Children's Literature - Carly Reagan
A teenage girl reaches out to her dying grandfather, learning about his life and, in turn, her own. Told from the point of view of fifteen-year-old Rosie, a girl whose father has run off, and whose mother is distant and seemingly self-absorbed. With insights that are surprisingly and somewhat unrealistically adult, it can be somewhat difficult to fully relate to Rosie as a believable teenage girl who has such a difficult life. The supporting characters are interesting though underdeveloped, as there are many side stories, causing all to be glossed over and never fully explored. The title of the novel is derived from the name of a dance studio in Rosie's town, where she takes lessons in order to surprise her grandfather, theirs being the relationship in the book that does manage to be fully developed. Kephart's writing style is beautiful and elegant, with strong opening and closing lines to each chapter that can be quite poignant (even overly so, at times), and is pleasant to read. Though Rosie's relationships with everyone other than her grandfather seem unresolved, the love between a girl and her grandfather still makes for an interesting story with plenty of sweet and touching moments that warm the heart. Reviewer: Carly Reagan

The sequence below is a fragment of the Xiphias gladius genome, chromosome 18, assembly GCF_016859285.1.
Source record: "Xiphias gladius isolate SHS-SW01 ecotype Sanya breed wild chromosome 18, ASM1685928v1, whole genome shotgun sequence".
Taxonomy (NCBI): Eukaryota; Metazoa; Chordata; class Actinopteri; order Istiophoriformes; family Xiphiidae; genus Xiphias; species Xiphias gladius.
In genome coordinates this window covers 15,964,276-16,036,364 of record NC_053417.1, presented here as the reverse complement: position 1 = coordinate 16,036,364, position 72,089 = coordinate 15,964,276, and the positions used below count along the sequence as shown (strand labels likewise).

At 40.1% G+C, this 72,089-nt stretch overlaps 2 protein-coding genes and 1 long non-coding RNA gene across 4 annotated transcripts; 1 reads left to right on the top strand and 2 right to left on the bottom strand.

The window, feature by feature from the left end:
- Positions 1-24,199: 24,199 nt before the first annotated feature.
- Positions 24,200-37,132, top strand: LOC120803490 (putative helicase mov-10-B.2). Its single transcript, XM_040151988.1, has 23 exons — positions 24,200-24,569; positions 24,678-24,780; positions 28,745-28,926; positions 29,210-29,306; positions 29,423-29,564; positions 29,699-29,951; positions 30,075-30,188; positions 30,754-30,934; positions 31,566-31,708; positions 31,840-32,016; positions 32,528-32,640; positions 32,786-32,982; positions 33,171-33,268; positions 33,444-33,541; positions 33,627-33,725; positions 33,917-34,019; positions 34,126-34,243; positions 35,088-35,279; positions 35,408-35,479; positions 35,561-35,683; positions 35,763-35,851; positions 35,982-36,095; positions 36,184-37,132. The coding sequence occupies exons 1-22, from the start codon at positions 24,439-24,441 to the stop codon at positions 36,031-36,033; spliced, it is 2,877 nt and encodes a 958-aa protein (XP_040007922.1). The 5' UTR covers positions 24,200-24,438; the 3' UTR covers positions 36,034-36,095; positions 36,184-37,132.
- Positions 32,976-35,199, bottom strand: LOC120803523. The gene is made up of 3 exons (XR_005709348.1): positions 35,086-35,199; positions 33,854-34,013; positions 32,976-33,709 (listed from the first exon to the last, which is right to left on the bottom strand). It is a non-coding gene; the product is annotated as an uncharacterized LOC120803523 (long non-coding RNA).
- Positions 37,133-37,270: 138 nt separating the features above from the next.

School Library Journal

Gr 8 Up- Rosie's grandfather is slowly dying. Rosie's mother, who has not spoken to the man in years, is in the throws of an affair with a creepy married man, leaving the teen to sort through her grandfather's possessions to decide what to keep and what to toss. As she wades through his belongings, she has glimpses into his life as a younger man; his fascination with travel; and his love of music, dancing, and his wife. Rosie begins to plan a party for him. She arranges special food, special costumes, and most importantly, she enrolls at the House of Dance so she will be able to ballroom dance at the party. Although the portrayal of intergenerational relationships tugs at the heartstrings, the plot is a bit slow, and the writing, while often fresh and lovely, in other places is convoluted or confusing, giving the novel limited teen appeal.-Leah Krippner, Harlem High School, Machesney Park, IL

Kirkus Reviews